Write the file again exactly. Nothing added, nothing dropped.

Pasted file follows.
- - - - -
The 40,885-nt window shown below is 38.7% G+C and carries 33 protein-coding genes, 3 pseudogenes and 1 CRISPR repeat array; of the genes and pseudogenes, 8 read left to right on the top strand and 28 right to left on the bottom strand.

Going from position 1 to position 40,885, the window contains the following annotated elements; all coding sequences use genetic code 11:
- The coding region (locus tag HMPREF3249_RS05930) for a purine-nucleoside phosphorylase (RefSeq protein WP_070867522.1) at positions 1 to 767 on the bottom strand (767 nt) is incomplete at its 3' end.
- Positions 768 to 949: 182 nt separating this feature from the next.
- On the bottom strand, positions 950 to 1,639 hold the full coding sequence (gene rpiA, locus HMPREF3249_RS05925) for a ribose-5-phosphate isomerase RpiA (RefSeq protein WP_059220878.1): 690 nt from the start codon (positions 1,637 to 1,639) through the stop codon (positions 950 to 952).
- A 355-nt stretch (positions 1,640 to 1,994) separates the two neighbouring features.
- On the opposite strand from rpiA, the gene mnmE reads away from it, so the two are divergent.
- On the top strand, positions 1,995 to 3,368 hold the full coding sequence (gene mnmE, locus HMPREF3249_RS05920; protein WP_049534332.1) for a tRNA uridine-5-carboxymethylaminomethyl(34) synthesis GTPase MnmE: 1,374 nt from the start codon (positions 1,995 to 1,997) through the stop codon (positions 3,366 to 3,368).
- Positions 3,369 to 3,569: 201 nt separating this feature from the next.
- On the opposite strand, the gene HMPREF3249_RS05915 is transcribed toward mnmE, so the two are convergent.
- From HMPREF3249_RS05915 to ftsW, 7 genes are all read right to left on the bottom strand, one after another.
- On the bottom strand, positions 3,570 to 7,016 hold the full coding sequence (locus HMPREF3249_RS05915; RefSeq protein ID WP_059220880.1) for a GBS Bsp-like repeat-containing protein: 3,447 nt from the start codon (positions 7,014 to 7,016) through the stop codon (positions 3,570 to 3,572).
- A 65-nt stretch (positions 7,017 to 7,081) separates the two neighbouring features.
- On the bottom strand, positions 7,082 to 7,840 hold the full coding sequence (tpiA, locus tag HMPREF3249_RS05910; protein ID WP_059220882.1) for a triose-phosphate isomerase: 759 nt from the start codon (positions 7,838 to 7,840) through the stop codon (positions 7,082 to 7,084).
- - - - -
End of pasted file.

The 40,885-nt window shown below is 38.7% G+C and carries 33 protein-coding genes, 3 pseudogenes and 1 CRISPR repeat array; of the genes and pseudogenes, 8 read left to right on the top strand and 28 right to left on the bottom strand.

Going from position 1 to position 40,885, the window contains the following annotated elements; all coding sequences use genetic code 11:
- The coding region (locus tag HMPREF3249_RS05930) for a purine-nucleoside phosphorylase (RefSeq protein WP_070867522.1) at positions 1 to 767 on the bottom strand (767 nt) is incomplete at its 3' end.
- Positions 768 to 949: 182 nt separating this feature from the next.
- On the bottom strand, positions 950 to 1,639 hold the full coding sequence (gene rpiA, locus HMPREF3249_RS05925) for a ribose-5-phosphate isomerase RpiA (RefSeq protein WP_059220878.1): 690 nt from the start codon (positions 1,637 to 1,639) through the stop codon (positions 950 to 952).
- A 355-nt stretch (positions 1,640 to 1,994) separates the two neighbouring features.
- On the opposite strand from rpiA, the gene mnmE reads away from it, so the two are divergent.
- On the top strand, positions 1,995 to 3,368 hold the full coding sequence (gene mnmE, locus HMPREF3249_RS05920; protein WP_049534332.1) for a tRNA uridine-5-carboxymethylaminomethyl(34) synthesis GTPase MnmE: 1,374 nt from the start codon (positions 1,995 to 1,997) through the stop codon (positions 3,366 to 3,368).
- Positions 3,369 to 3,569: 201 nt separating this feature from the next.
- On the opposite strand, the gene HMPREF3249_RS05915 is transcribed toward mnmE, so the two are convergent.
- From HMPREF3249_RS05915 to ftsW, 7 genes are all read right to left on the bottom strand, one after another.
- On the bottom strand, positions 3,570 to 7,016 hold the full coding sequence (locus HMPREF3249_RS05915; RefSeq protein ID WP_059220880.1) for a GBS Bsp-like repeat-containing protein: 3,447 nt from the start codon (positions 7,014 to 7,016) through the stop codon (positions 3,570 to 3,572).
- A 65-nt stretch (positions 7,017 to 7,081) separates the two neighbouring features.
- On the bottom strand, positions 7,082 to 7,840 hold the full coding sequence (tpiA, locus tag HMPREF3249_RS05910; protein ID WP_059220882.1) for a triose-phosphate isomerase: 759 nt from the start codon (positions 7,838 to 7,840) through the stop codon (positions 7,082 to 7,084).